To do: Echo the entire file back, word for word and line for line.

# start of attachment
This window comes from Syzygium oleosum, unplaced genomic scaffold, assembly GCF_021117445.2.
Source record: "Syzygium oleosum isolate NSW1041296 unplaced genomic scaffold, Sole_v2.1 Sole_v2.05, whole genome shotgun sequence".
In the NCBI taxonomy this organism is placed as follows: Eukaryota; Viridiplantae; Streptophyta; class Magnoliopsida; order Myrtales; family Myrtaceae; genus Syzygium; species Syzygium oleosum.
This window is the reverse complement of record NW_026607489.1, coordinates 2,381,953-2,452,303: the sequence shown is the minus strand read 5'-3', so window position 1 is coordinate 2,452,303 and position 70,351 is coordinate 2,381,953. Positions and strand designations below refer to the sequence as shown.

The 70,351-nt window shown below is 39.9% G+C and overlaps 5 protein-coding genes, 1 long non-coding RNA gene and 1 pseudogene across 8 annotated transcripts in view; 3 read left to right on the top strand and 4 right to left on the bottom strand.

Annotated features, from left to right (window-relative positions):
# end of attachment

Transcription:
This window comes from Syzygium oleosum, unplaced genomic scaffold, assembly GCF_021117445.2.
Source record: "Syzygium oleosum isolate NSW1041296 unplaced genomic scaffold, Sole_v2.1 Sole_v2.05, whole genome shotgun sequence".
In the NCBI taxonomy this organism is placed as follows: Eukaryota; Viridiplantae; Streptophyta; class Magnoliopsida; order Myrtales; family Myrtaceae; genus Syzygium; species Syzygium oleosum.
This window is the reverse complement of record NW_026607489.1, coordinates 2,381,953-2,452,303: the sequence shown is the minus strand read 5'-3', so window position 1 is coordinate 2,452,303 and position 70,351 is coordinate 2,381,953. Positions and strand designations below refer to the sequence as shown.

The 70,351-nt window shown below is 39.9% G+C and overlaps 5 protein-coding genes, 1 long non-coding RNA gene and 1 pseudogene across 8 annotated transcripts in view; 3 read left to right on the top strand and 4 right to left on the bottom strand.

Annotated features, from left to right (window-relative positions):